The statute defines "detention" to include the "duties" of any FPI employee, if those duties "in connection with [detained] individuals ... require frequent ... direct contact with [such] individuals." Petitioner's job description and his work routine make clear that all of his job duties relate to supervision of work performed by inmates; he cannot carry out the duties of that position without visiting prisons regularly. Thus, if petitioner's duties as Quality Assurance Manager require prison trips that are sufficiently regular and that involve sufficiently close dealings with inmates as to satisfy the "frequent direct contact" test, all of petitioner's duties as Quality Assurance Manager constitute "detention." Since petitioner's sole duties with FPI are as Quality Assurance Manager, there can be no question that--if the duties of the position constitute "detention"--petitioner's duties "primarily" involve detention.25 5] The whole analysis of petitioner's "law enforcement officer" status thus comes down to the "frequent direct contact" test.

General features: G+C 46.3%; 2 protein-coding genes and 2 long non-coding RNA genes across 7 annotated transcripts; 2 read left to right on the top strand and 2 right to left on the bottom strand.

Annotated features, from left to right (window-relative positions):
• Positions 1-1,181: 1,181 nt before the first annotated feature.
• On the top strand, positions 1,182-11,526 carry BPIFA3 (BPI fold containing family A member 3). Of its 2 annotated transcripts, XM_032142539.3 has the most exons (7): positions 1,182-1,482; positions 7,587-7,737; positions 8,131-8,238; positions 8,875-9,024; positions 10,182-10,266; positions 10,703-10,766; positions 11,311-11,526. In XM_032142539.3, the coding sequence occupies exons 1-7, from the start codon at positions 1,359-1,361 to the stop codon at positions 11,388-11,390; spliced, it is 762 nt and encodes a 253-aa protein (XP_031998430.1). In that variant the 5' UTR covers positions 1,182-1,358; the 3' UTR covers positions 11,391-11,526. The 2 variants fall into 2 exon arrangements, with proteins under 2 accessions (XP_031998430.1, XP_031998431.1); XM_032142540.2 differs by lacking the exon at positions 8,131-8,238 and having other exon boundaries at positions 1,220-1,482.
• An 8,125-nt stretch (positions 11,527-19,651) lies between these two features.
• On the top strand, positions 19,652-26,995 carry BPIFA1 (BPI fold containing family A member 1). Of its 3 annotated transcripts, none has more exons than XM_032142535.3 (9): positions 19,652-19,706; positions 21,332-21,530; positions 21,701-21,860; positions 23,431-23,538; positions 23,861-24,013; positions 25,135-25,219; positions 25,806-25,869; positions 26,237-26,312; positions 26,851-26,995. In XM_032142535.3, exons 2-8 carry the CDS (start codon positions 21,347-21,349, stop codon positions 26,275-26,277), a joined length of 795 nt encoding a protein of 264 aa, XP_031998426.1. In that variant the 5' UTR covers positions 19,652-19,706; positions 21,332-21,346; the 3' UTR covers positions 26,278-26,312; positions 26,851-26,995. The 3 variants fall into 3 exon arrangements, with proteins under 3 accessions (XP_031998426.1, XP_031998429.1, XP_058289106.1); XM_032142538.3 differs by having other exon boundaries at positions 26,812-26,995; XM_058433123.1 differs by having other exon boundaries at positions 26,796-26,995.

1. The OPM's Erroneous Definition of "Frequent"
The most glaring error in this case is the OPM's misconstruction of the term "frequent." The definition of "frequent" ultimately adopted by the OPM is that " 'frequent direct contact' [only includes] an employee who is primarily in direct contact" with inmates.26 Whatever else may be said about the meaning of section 8331(20), one thing that is clear is that the reference to "frequent" does not mean "primarily." As one congressional commentator attempted to explain to the OPM in correspondence on petitioner's case, "if the Congress had intended ... 'primar [ily]' ..., the Congress would have used that term when defining 'detention' as it did in the basic definition of 'law enforcement officer'."27 To read the two terms as synonymous renders the word "frequent" superfluous and collapses the statute into confusing circularity.